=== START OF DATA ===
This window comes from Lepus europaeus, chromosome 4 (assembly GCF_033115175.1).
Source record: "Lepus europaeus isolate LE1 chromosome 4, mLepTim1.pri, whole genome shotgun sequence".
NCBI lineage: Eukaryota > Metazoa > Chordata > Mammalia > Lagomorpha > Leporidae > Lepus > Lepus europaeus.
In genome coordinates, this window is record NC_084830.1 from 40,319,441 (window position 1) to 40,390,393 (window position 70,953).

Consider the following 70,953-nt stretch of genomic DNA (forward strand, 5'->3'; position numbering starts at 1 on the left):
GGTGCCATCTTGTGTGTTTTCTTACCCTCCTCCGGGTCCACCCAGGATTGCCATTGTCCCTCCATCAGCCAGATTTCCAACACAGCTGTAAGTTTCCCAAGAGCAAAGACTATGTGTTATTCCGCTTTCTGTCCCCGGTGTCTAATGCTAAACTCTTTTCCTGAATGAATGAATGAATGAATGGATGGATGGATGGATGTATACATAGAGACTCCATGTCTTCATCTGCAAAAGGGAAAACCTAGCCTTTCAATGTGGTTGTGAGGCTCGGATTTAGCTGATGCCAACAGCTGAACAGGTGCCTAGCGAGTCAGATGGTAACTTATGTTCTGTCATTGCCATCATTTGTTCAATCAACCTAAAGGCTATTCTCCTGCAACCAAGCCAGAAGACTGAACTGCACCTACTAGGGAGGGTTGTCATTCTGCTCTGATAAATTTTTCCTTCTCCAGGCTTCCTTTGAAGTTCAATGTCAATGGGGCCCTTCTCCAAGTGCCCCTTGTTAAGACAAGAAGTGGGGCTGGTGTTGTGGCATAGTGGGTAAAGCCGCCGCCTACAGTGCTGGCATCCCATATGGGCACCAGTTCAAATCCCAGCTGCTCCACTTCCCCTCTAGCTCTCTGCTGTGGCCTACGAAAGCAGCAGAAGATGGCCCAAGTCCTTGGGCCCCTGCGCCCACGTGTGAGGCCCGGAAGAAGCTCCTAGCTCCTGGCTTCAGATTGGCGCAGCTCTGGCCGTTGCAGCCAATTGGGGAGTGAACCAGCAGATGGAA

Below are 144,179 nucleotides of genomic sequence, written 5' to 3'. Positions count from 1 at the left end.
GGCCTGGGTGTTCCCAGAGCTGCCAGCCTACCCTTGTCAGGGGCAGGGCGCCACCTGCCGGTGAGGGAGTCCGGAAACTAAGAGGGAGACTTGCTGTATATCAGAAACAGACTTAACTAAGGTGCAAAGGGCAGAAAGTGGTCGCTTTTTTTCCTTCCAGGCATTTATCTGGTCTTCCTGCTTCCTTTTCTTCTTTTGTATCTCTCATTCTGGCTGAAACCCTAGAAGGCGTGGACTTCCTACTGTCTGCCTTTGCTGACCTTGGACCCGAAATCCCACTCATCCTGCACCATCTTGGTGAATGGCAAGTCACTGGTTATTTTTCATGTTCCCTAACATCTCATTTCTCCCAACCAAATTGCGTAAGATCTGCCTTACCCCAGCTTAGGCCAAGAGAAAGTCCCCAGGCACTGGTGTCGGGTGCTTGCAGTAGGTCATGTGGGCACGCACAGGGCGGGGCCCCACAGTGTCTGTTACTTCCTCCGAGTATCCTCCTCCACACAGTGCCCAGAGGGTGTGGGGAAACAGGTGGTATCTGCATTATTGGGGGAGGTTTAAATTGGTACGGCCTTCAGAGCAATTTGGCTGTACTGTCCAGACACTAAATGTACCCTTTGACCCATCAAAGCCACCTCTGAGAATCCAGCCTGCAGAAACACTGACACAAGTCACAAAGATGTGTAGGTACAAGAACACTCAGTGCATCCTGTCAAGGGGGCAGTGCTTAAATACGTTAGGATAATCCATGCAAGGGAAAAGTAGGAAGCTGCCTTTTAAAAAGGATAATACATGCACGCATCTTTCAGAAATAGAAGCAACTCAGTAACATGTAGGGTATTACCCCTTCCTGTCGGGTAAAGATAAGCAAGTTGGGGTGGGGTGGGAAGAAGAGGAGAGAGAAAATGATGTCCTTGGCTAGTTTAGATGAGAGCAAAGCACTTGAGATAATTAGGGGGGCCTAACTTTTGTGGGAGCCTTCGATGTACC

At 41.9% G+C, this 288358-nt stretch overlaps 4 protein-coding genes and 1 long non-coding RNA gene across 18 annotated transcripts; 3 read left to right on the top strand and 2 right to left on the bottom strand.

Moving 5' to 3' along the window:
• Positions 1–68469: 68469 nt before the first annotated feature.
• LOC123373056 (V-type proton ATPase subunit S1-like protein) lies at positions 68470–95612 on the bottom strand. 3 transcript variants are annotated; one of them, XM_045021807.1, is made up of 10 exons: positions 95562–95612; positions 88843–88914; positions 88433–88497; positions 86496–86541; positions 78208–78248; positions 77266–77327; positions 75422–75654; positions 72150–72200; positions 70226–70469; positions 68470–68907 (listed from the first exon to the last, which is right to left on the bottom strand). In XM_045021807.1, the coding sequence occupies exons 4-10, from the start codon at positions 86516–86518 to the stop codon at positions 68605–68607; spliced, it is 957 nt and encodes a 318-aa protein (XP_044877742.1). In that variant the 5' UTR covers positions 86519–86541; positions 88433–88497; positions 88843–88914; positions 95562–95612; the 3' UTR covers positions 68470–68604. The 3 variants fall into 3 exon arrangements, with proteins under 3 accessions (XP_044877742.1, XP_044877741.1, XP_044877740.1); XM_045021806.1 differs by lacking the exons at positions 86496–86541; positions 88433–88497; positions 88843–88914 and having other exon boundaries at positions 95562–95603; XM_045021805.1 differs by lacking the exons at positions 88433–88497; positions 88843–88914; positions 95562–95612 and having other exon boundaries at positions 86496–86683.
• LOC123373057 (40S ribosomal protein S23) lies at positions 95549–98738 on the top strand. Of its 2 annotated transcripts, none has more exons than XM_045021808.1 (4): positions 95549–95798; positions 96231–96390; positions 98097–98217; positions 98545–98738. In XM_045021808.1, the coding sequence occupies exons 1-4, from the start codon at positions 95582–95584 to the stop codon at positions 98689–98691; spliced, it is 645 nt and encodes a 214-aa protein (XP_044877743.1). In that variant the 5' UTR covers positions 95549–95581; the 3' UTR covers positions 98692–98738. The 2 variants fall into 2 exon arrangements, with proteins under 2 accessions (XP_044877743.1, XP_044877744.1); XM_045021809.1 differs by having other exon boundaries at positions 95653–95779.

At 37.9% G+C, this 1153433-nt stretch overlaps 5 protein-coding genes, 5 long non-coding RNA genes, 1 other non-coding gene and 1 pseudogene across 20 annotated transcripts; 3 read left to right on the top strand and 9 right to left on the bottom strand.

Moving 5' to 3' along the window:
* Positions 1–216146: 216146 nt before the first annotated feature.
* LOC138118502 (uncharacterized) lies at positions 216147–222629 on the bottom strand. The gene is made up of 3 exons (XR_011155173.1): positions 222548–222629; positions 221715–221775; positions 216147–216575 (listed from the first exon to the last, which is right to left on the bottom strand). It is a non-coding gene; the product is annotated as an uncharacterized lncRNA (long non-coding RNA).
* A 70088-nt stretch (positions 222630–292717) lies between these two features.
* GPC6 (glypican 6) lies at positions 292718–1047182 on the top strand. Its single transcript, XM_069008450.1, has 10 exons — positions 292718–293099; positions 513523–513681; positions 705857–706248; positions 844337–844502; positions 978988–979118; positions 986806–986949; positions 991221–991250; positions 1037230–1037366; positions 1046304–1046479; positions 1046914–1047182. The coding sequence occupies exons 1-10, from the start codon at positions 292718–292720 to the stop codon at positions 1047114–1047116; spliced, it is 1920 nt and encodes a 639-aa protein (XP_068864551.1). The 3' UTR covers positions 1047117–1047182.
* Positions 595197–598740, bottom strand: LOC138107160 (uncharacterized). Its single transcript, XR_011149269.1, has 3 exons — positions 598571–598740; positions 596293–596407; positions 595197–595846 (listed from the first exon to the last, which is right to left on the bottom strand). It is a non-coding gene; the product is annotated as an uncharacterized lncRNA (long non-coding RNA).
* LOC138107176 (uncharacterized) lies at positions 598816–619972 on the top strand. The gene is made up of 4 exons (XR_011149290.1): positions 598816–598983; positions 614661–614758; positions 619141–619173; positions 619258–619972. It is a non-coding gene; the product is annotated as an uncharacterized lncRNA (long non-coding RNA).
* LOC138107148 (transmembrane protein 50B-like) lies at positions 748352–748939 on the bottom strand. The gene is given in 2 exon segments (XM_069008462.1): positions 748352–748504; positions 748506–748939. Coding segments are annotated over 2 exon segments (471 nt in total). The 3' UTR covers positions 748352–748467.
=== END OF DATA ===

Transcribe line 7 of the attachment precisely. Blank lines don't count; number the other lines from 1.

Below are 144,179 nucleotides of genomic sequence, written 5' to 3'. Positions count from 1 at the left end.